by Dr. G. Terry Madonna and Dr. Michael Young
The presidential nomination contests are now winding their way to a conclusion. Shortly, serious attention will turn to the selection of running mates. Already breathless speculation abounds in both parties. For Democrats, will it be Obama-Clinton or Clinton-Obama? For Republicans, will McCain pick Huckabee to assuage the conservative wing of his party?
Soon other names will be added to that list. For months between now and the convention, the press will weigh in with an avalanche of articles deliberating endlessly about vice presidential choices and handicapping the various possibilities. Eventually short listed nominees will be subjected to rigorous background checks and multiple interviews.
Welcome to the Great American Veep-stakes!
It seems like we have always done it this way but we haven’t. In fact this modern practice of drawn out and elaborate scrutiny of promising vice presidential candidates would shock earlier generations for which vice presidential nominations were of minor importance. Unlike today the older process was typically accomplished with little fanfare. The selection of the vice president was often casual and unhurried, pursued leisurely if not indifferently. The nominee was usually picked to "balance the ticket," whatever that happened to mean in any presidential election year. Scholars who have studied the process have concluded that running mates were selected primarily on the basis of three criterion: the potential running mate’s home state (larger is better), whether the prospective running mate also contested the party nomination (being a rival is better), and whether the proposed running mate provides some age balance (older nominees look for younger running mates).
Not surprisingly such criteria often matched presidential candidates with lackluster and unqualified running mates. Several vice presidential nominees were virtually unknown or without national stature--veritable artifacts in a "museum of anonymity" (in the colorful phrase of historian H.W. Brands). Occasionally, outstanding running mates were chosen, but they were few and far between. And often they became bored or got into other trouble. Aaron Burr, Jefferson’s vice president, got into so much mischief he was later brought up on treason charges, and John C. Calhoun, who served under two different presidents, finally resigned to go back to the Senate.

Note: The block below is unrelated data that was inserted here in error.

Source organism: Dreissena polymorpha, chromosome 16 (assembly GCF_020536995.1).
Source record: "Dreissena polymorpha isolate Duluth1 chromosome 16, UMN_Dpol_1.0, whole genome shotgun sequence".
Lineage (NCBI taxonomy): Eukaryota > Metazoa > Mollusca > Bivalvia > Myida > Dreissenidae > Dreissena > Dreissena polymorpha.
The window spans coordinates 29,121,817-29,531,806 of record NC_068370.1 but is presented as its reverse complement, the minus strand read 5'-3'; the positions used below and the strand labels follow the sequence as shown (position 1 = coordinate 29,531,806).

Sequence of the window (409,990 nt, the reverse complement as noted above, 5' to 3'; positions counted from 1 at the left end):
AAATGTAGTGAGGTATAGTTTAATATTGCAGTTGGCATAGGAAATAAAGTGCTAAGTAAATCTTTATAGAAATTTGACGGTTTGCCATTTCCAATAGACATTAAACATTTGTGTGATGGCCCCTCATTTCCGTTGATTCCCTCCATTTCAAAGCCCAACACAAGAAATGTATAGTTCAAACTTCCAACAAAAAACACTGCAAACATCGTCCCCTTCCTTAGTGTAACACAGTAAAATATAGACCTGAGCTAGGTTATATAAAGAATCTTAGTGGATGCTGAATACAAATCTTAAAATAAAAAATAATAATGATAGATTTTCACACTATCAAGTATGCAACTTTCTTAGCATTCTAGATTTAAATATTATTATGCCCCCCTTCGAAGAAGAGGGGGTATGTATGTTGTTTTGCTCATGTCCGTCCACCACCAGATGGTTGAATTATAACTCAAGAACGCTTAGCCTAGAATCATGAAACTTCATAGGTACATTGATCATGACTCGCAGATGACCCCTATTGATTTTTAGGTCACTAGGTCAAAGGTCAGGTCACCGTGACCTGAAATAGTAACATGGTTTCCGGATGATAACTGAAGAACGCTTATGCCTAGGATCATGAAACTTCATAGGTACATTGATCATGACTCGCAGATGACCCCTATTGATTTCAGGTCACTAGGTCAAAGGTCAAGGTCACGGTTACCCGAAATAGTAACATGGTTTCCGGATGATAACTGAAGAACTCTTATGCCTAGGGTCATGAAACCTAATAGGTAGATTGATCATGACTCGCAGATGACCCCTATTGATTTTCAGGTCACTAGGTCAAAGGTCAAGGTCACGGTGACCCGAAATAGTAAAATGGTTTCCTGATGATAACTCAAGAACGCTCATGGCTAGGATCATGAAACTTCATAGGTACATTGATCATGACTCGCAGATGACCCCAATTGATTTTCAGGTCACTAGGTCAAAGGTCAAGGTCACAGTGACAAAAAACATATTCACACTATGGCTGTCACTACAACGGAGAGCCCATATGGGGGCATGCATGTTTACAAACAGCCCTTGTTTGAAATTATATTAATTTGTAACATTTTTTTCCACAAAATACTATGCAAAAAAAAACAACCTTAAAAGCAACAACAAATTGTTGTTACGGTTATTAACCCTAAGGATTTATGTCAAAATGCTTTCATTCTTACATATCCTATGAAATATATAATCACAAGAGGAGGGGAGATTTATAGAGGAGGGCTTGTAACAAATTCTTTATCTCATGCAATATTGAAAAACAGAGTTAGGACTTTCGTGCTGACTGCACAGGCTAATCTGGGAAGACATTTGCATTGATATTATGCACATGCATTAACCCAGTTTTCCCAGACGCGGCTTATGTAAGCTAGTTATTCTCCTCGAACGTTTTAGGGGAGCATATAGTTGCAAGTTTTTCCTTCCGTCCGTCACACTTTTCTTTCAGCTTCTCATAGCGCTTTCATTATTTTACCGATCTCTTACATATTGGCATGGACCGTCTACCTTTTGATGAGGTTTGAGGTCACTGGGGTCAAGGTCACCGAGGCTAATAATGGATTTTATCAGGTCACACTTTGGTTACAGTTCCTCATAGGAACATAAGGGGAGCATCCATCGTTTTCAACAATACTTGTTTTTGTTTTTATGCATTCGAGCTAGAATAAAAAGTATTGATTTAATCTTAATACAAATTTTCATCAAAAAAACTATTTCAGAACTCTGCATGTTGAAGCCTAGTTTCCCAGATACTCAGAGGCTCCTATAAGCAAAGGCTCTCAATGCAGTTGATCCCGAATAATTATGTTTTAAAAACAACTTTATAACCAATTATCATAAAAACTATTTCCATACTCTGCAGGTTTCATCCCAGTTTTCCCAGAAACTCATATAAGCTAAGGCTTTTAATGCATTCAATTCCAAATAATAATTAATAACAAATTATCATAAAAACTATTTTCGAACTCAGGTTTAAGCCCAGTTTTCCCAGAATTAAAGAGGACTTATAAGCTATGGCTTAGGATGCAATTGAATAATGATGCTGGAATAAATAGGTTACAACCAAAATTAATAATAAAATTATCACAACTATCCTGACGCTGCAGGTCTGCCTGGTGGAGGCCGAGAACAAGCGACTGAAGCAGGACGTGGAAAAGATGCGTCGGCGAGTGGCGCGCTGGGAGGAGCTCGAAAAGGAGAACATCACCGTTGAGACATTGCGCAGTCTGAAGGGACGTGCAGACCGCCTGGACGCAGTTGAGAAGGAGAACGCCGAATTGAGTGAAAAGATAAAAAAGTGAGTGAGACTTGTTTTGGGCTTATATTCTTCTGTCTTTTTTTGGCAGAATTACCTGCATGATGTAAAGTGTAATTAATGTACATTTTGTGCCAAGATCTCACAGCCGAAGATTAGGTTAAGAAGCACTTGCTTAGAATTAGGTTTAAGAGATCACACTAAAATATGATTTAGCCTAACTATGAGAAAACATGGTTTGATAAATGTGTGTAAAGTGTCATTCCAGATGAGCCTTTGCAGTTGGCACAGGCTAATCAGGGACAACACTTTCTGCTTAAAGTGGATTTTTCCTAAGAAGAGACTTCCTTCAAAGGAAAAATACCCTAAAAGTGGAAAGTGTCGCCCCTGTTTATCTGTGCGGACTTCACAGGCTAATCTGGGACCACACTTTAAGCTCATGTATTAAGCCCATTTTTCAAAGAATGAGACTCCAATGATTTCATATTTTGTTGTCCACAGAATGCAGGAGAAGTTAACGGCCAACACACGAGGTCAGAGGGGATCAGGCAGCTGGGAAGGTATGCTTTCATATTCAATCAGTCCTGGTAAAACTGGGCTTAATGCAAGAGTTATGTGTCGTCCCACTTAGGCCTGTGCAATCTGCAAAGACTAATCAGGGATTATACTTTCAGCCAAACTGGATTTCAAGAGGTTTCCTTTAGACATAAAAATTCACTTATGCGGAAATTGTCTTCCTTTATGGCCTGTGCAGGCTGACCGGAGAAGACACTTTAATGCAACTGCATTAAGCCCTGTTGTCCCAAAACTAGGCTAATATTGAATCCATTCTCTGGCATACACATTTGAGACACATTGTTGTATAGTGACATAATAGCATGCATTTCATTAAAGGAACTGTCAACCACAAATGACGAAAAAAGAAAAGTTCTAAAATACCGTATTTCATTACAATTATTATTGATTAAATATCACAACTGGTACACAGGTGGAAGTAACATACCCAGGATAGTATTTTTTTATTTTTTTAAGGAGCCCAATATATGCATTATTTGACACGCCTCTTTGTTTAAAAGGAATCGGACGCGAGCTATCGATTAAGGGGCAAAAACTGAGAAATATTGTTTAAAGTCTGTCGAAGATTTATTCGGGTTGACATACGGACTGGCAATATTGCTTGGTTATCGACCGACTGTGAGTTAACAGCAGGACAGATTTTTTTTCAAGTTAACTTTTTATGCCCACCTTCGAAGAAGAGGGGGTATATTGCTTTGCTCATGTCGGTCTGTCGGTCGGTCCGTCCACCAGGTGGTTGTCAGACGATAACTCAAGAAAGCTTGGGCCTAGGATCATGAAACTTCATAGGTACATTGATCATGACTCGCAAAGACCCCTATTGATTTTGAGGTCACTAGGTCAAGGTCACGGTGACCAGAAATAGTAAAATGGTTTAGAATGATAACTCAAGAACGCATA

Part of the problem was that the vice presidency was seen as deadly dull by its incumbents and often a career ender. It was literally deadly for seven vice presidents who expired while in office. One of these, William King (1853), actually died after being sworn in but before assuming office and reportedly was not missed for several weeks.
The office’s notoriety as a nullity started early. The first vice president, John Adams, called it "the most insignificant office that ever the invention of man contrived." Many prominent politicians shunned the office when offered, believing as Daniel Webster once said about it, "I do not choose to be buried until I am really dead." And once in office, vice presidents from Jefferson to Humphrey have been an unhappy lot. They found the position powerless, demeaning, and subservient.
Today however we have a different view of the vice presidency. Both voters and politicians take it more seriously. Partly this reflects contemporary experience with the high profile vice presidencies of Dick Cheney and Al Gore as key advisors to the presidents they served. More fundamental; however, is the widespread voter expectation that a vice president must be prepared to assume the presidency in an age of nuclear threat and terrorism.